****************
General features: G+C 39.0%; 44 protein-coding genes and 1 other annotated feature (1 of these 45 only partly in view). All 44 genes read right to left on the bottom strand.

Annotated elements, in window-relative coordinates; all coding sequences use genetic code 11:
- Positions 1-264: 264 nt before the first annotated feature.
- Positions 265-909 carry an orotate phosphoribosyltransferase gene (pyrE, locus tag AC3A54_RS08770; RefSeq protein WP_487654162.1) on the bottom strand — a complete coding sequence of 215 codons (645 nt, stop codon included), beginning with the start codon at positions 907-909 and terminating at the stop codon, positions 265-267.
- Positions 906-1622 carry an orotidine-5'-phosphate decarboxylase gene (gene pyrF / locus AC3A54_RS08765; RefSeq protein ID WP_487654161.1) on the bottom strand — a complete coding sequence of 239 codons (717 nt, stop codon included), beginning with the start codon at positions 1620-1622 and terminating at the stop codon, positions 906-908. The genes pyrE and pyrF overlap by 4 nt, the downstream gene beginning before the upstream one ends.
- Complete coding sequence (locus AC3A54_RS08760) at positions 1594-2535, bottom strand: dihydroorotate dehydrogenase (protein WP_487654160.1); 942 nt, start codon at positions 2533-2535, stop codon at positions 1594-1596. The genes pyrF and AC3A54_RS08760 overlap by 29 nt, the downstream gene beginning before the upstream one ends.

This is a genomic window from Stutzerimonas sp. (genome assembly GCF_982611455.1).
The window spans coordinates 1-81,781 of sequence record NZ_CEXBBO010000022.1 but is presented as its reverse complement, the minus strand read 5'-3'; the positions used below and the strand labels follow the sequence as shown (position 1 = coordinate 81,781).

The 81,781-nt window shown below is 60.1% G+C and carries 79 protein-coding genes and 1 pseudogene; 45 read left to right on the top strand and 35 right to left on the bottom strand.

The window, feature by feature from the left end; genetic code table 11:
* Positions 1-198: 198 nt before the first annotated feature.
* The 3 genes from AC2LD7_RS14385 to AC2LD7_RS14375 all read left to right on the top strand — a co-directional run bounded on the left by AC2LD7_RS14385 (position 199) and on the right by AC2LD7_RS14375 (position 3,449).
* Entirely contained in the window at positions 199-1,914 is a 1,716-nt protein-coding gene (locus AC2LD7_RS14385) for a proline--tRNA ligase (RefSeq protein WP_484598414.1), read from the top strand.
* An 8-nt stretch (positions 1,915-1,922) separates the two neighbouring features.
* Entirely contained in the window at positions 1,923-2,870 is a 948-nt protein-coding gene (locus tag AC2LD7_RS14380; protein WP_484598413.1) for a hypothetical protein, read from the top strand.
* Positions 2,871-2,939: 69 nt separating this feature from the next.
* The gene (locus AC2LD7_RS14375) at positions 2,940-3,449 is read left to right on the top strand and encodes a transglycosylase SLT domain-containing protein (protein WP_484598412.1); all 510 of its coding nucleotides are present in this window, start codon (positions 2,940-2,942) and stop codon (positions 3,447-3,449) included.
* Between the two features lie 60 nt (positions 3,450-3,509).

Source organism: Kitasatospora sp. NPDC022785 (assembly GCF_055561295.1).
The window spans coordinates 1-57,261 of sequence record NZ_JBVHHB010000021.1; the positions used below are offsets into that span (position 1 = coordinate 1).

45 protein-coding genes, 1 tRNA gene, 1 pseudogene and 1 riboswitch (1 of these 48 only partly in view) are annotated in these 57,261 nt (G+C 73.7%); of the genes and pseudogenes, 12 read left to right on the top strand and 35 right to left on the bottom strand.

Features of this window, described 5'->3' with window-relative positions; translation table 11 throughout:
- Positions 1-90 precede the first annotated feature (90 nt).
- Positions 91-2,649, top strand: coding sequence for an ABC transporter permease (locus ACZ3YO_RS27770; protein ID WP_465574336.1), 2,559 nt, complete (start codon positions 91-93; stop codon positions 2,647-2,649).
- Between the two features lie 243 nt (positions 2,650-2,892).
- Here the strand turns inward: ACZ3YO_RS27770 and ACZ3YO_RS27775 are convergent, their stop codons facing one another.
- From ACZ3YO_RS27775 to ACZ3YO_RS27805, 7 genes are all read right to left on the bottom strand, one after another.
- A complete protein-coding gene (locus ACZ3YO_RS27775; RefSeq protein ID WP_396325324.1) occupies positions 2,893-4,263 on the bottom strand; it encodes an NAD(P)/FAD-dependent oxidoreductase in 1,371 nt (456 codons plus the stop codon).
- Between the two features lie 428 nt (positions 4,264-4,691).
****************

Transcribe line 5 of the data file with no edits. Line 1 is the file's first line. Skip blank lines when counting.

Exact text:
- Positions 906-1622 carry an orotidine-5'-phosphate decarboxylase gene (gene pyrF / locus AC3A54_RS08765; RefSeq protein ID WP_487654161.1) on the bottom strand — a complete coding sequence of 239 codons (717 nt, stop codon included), beginning with the start codon at positions 1620-1622 and terminating at the stop codon, positions 906-908. The genes pyrE and pyrF overlap by 4 nt, the downstream gene beginning before the upstream one ends.